There was no interference between the two channels because electronic circuits in Robyn and Lilith’s Plugs would set brief little windows where it would anticipate a neutrino to arrive at a certain interval, 12 million times a second, and other times it would ignore any passing neutrinos, so very few of Hunky or Dory’s neutrinos would be inadvertently collapsed by Robyn or Lilith.

The immediate result was that the B’nei Elohim had universal “telepathy” not subject to jamming, interference or eavesdropping and not limited by range, only the propagation time of the neutrinos, which approached that of light. When a B’nei Eloah died by accident or murder now, his or her mind was automatically uploaded to storage space in the Swarm.

Typically the Swarm doppleganger of a B’nei Eloah was a cloud of about a thousand nodes, or processing points. The outermost 300 or so were devoted entirely to defense, an automatic function that worked well below the level of conscious thought. Defense was necessary because the RAM space that was the Swarm had a portal to the Net and DECON constantly attacked.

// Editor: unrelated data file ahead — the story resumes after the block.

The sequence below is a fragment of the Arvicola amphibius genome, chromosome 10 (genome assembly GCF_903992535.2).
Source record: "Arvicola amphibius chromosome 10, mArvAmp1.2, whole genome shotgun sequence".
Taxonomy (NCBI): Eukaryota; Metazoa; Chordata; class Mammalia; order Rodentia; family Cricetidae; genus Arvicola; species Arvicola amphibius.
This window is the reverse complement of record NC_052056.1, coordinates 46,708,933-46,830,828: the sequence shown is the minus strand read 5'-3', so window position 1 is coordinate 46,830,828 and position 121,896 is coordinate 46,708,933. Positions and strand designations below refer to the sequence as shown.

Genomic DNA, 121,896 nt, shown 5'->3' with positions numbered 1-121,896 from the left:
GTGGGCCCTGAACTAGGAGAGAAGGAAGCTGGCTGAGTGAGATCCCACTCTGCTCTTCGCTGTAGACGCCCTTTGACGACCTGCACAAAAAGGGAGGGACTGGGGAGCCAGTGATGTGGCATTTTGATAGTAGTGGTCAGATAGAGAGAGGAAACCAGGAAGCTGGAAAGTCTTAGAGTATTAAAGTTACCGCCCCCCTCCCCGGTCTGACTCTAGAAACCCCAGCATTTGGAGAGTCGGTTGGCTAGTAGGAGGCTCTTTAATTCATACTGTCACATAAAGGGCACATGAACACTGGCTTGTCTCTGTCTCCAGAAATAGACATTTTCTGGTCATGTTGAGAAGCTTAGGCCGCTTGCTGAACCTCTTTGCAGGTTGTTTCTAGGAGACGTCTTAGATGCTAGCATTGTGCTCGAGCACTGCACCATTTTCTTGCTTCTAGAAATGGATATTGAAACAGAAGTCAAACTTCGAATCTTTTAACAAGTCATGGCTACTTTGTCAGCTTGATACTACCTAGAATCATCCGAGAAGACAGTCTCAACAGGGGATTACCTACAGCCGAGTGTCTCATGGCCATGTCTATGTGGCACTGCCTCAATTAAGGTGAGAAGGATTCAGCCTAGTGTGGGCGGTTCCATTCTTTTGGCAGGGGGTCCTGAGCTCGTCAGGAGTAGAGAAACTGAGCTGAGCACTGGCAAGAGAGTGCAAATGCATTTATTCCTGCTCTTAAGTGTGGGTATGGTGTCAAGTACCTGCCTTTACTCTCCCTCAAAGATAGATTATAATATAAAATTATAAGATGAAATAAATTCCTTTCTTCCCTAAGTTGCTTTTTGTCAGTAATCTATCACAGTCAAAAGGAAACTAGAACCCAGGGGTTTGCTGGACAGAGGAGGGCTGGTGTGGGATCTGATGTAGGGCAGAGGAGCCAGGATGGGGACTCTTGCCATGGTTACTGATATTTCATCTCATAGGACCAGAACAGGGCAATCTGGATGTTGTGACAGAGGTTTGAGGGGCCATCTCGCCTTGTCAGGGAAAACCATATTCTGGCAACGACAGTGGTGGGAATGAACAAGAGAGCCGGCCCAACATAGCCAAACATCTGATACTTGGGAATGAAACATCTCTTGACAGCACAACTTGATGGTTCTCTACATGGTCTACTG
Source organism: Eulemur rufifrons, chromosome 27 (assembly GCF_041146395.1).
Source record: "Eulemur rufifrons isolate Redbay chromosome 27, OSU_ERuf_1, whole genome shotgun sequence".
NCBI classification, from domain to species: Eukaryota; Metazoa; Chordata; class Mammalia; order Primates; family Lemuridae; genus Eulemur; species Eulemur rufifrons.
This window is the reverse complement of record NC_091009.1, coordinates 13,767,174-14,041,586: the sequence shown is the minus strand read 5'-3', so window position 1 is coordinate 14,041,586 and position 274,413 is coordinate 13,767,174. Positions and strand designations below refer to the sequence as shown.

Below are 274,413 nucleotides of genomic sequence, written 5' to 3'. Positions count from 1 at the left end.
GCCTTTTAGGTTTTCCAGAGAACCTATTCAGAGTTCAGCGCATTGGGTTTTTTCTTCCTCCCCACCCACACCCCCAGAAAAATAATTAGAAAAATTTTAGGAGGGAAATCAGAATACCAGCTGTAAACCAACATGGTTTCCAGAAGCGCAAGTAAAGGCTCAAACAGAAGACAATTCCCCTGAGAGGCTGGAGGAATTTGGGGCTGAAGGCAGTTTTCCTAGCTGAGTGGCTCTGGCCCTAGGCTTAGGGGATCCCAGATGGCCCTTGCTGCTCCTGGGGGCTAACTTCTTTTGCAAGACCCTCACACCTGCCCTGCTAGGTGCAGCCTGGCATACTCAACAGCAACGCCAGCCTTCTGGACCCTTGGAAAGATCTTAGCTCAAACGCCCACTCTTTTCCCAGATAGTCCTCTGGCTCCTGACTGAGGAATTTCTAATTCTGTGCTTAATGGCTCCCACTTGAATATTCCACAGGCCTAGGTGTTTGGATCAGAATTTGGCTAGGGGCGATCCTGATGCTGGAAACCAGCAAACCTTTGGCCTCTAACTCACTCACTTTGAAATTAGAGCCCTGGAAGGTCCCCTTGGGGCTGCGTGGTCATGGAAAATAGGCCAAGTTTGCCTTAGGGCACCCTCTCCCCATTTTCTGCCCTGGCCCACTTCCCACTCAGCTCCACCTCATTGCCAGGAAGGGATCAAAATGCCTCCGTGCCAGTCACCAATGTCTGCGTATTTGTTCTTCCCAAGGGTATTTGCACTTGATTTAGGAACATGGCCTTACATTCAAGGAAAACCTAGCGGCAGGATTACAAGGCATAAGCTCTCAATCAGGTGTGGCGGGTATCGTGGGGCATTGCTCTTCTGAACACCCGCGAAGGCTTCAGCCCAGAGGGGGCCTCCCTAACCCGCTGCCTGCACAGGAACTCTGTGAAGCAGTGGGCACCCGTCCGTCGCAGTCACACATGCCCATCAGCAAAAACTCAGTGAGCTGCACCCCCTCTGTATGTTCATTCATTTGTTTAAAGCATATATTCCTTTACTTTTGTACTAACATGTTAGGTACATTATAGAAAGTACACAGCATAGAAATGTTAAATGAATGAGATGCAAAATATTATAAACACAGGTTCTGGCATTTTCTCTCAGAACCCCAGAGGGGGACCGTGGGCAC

The B’nei Elohim kept running into Lice. These were very small, simple programs which are repeatedly written and rewritten in one spot, hoping to pop up in the middle of active code. Since Lice did not move, and were so short and dumb, they weren’t really dangerous, only annoying. But a Lice Queen was a bigger problem. Mark Felton wanted them cleaned up. Scrubbers were sent in, but some of these stumbled into Lice themselves, cluttered the Swarm with their corpses, and that actually made the problem worse.

Moles searched for the scratch-pad in the Swarm where a member’s nodes kept each other informed of all movements. With this goldmine of information the Moles dropped Borers at each of the listed locations and these carved out a meandering line of zeros in the member’s code. Felton declared war on all this malware.

He created a sphere in the Swarm whose surface was put under constant saturation bombardment of “1” bits, and this wall itself was moved in and out to hassle any virus which tried to snuggle up to it looking for a way through. The clean interior of the sphere was completely isolated from the rest of the Swarm by a firewall. Access to it was was via a network purely internal to the B’nei Elohim. So a sub-swarm was budded off from the greater Swarm and protected from any further attack.